Archive for the ‘BLOOD’ Category


Saturday, May 21st, 2011

Europe approves

new blood thinner

from Pfizer, BMS

Associated Press, 05.20.11, 11:27 AM EDT

NEW YORK — Drugmaker Pfizer says European regulators have approved its highly-anticipated blood thinner Eliquis to prevent blood clots in patients who have had hip or knee replacement surgery.

The approval by the European commission means the drug, known as apixaban, will be available in the 27 countries of the European Union.

The drug was approved based on two studies that showed better outcomes for patients taking Eliquis rather than receiving an injection of the typical current treatment.

The drug has been promoted as a potential blockbuster drug for its ability to prevent blood clots with no bleeding side effects of older drugs like warfarin. However, last year the companies halted a 10,000-patient study due to excessive bleeding

Sourced & published by Henry Sapiecha


Sunday, March 27th, 2011

Making blood from human skin

By Grant Banks

03:48 November 14, 2010

Blood transfusions may one day come from blood produced from a patient's skin

Blood transfusions may one day come from blood produced from a patient’s skin

A new technique that allows blood to be made directly from skin cells has been discovered. The pioneering approach by Canadian researchers uses human skin stem cells to create blood stem cells without an intermediate step that previously was thought necessary.

Until now to make blood stem cells, the building blocks for a variety human cells (called pluripotent stem cells) have been used as a steppingstone a process. This has proven largely inefficient, but research led by Mick Bhatia, scientific director ofMcMaster’s Stem Cell and Cancer Research Instituteat the Michael G DeGroote School of Medicine, has shown that making blood from skin can be achieved in a one step process.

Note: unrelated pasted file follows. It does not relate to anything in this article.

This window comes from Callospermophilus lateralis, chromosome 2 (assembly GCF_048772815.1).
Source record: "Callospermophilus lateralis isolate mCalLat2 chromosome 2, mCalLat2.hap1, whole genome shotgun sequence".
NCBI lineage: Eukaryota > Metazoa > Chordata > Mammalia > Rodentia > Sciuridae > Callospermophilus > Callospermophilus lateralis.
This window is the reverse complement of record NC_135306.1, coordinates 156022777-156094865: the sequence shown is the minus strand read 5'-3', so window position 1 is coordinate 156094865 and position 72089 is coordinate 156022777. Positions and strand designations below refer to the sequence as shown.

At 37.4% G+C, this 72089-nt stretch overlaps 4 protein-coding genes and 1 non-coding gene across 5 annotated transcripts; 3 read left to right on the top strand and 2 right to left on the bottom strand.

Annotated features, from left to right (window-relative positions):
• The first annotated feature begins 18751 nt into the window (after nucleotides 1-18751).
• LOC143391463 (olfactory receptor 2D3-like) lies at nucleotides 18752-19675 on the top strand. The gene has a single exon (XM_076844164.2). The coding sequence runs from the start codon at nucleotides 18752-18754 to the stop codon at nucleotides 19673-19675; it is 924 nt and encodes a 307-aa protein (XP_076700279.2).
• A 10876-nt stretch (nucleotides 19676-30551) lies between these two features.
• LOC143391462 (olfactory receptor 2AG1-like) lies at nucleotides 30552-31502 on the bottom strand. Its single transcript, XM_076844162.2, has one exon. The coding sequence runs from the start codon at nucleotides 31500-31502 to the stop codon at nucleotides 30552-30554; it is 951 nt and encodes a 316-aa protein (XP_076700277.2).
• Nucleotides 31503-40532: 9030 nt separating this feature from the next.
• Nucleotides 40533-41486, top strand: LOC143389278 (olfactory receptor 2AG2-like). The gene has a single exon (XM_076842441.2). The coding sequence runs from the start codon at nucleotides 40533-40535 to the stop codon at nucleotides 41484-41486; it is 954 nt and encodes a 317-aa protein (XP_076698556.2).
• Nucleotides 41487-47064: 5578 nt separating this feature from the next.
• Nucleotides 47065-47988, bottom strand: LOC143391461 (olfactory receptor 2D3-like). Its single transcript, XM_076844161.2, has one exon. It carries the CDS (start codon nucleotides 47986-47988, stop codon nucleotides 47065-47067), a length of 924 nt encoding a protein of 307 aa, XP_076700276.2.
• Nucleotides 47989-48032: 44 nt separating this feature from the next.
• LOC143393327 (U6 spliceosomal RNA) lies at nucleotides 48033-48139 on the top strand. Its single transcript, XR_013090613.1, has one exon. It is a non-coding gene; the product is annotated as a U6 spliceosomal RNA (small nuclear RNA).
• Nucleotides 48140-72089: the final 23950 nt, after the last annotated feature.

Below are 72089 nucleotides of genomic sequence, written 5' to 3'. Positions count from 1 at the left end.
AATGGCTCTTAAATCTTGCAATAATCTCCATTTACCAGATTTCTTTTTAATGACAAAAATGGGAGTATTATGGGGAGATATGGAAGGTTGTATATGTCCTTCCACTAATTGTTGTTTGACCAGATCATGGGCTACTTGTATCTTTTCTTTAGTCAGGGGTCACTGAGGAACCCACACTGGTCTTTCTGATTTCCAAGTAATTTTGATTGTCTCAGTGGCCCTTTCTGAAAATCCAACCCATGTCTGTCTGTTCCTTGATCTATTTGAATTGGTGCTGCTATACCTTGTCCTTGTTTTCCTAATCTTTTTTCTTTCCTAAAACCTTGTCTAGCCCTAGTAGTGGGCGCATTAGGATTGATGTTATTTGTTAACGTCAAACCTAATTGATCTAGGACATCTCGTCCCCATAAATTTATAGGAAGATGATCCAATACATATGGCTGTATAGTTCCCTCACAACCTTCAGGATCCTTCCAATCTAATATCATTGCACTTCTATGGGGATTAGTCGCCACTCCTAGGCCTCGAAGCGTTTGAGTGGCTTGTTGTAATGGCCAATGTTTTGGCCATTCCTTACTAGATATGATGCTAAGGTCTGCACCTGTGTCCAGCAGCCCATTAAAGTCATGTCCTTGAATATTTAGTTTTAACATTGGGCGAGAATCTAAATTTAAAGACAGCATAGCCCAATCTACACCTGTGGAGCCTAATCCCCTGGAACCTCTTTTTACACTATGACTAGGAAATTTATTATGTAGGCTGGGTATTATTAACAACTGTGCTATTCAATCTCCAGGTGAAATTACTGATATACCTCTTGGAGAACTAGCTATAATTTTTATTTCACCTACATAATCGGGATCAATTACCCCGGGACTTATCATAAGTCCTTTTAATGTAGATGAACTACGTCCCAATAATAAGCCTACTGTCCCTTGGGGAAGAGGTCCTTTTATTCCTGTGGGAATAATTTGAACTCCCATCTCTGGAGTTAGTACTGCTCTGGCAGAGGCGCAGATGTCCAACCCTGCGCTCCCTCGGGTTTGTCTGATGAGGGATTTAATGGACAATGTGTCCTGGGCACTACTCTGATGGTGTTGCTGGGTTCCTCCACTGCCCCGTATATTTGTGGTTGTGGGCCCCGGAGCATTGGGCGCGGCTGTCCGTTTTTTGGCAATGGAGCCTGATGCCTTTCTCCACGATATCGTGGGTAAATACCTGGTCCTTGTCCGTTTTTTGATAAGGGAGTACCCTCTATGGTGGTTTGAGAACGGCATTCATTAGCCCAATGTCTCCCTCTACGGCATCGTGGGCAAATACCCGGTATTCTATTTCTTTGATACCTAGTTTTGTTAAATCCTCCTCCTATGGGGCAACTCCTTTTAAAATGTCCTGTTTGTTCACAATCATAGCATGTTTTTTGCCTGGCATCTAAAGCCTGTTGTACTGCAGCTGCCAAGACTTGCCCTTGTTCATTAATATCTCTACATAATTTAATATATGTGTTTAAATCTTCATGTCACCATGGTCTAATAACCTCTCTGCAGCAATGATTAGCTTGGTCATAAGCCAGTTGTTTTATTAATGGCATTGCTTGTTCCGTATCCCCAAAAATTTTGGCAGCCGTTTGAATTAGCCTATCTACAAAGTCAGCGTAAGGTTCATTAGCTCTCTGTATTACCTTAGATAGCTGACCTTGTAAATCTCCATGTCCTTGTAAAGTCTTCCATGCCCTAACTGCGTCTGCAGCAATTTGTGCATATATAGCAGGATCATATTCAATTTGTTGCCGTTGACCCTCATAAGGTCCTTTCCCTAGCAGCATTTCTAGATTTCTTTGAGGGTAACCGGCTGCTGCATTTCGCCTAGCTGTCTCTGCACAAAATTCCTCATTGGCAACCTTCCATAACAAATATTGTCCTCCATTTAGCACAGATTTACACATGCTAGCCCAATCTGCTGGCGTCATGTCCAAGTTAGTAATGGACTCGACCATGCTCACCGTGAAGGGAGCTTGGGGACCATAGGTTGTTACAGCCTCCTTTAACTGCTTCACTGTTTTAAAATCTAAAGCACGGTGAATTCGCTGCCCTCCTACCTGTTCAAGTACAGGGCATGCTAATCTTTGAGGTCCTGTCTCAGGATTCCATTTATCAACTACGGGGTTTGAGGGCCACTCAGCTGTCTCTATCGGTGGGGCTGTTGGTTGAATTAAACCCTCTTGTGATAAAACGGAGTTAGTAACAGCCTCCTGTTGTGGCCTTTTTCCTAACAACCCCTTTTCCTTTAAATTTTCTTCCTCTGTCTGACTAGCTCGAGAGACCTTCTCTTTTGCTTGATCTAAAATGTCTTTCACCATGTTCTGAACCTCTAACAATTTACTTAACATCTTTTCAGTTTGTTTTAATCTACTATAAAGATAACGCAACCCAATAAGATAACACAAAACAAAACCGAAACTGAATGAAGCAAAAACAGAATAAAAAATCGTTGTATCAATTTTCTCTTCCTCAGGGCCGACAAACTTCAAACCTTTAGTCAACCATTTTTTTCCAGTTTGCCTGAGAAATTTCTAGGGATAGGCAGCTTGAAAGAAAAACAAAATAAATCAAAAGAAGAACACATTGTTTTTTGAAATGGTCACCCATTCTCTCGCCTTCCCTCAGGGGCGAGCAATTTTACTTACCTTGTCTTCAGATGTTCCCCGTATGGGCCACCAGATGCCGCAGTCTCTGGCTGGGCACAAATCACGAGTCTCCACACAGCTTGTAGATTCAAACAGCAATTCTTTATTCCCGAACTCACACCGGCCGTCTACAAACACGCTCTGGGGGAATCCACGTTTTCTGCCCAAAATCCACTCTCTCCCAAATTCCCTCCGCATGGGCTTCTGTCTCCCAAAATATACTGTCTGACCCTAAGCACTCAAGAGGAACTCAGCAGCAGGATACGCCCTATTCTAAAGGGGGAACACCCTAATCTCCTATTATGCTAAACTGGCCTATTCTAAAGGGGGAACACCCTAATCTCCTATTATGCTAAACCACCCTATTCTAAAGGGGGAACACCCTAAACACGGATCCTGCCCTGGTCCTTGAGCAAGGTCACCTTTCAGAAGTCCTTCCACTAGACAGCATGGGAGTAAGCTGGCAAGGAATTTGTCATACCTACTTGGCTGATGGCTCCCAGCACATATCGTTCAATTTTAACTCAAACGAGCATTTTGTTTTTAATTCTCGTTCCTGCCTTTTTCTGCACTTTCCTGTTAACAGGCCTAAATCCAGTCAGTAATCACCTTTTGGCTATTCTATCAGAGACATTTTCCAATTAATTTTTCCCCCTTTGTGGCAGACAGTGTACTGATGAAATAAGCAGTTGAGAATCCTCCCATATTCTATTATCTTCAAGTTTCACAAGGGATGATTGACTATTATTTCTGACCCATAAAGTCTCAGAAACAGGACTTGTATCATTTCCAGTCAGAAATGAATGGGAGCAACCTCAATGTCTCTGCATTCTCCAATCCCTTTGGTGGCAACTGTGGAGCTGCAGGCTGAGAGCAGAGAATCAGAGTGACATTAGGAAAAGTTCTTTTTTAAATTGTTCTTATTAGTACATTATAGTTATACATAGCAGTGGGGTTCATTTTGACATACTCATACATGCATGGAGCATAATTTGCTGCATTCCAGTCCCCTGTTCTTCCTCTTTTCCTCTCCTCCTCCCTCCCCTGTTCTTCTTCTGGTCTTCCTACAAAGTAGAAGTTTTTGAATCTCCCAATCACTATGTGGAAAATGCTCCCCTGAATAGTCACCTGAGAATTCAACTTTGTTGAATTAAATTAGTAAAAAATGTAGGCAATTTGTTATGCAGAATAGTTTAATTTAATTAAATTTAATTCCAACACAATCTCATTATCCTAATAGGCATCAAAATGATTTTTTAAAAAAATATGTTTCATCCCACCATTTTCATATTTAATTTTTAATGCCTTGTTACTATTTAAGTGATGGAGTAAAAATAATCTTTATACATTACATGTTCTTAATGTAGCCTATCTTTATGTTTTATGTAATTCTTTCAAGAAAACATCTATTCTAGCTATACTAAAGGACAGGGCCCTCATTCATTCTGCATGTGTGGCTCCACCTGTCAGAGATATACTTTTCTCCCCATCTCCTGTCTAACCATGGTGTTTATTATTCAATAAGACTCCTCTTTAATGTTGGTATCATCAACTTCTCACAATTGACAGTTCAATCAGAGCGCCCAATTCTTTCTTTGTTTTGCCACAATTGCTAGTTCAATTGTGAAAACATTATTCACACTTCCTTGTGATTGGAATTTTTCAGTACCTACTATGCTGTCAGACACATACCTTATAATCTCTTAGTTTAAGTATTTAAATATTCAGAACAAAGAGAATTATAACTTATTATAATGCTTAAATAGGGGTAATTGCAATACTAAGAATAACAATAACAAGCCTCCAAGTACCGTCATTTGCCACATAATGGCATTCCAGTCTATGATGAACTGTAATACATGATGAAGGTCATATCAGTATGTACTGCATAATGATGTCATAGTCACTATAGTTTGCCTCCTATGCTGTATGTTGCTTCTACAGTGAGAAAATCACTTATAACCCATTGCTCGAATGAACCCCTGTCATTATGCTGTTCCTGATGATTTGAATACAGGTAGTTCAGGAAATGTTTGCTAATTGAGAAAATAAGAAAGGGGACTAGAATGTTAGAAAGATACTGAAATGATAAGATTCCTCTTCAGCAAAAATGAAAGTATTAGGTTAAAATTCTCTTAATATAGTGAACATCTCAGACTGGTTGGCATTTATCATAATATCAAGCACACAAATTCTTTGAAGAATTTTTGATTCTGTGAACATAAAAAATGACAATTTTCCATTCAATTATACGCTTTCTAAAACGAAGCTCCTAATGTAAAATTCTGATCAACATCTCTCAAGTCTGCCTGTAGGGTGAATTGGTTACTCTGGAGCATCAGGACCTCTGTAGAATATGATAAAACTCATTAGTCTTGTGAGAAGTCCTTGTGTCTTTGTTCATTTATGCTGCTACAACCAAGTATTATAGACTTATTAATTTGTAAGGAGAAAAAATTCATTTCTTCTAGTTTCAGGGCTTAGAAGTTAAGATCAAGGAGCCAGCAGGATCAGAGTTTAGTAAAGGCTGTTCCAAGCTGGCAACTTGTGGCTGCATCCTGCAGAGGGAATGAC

Cynthia Dunbar, head of the molecular hematopoiesis at the U.S National Institutes of Health said: “Bhatia’s approach detours around the pluripotent stem cell stage and thus avoids many safety issues, increases efficiency, and also has the major benefit of producing adult-type l blood cells instead of fetal blood cells, a major advantage compared to the thus far disappointing attempts to produce blood cells from human embryonic stem cells or induced pluripotent stem cells.”

The discovery was replicated several times over two years using human skin from both the young and the elderly to prove it works for any age of person.

The approach could be used for creating blood for surgery or treating conditions like anemia from a patch of the patient’s skin. Other potential applications include generating bone marrow and improved treatment of leukaemia and other types of cancer, including solid tumors.

“We have shown this works using human skin. We know how it works and believe we can even improve on the process,” Bhatia said. “We’ll now go on to work on developing other types of human cell types from skin, as we already have encouraging evidence.”

“This finding will no doubt be met with excitement in the research and medical communities,” said Michael Rudnicki, director of The Stem Cell Network. “It’s been nearly 50 years since blood stem cells were first identified here in Canada and it’s fitting that this incredible new discovery should have happened here as well.”

The research was published in Nature on November 7.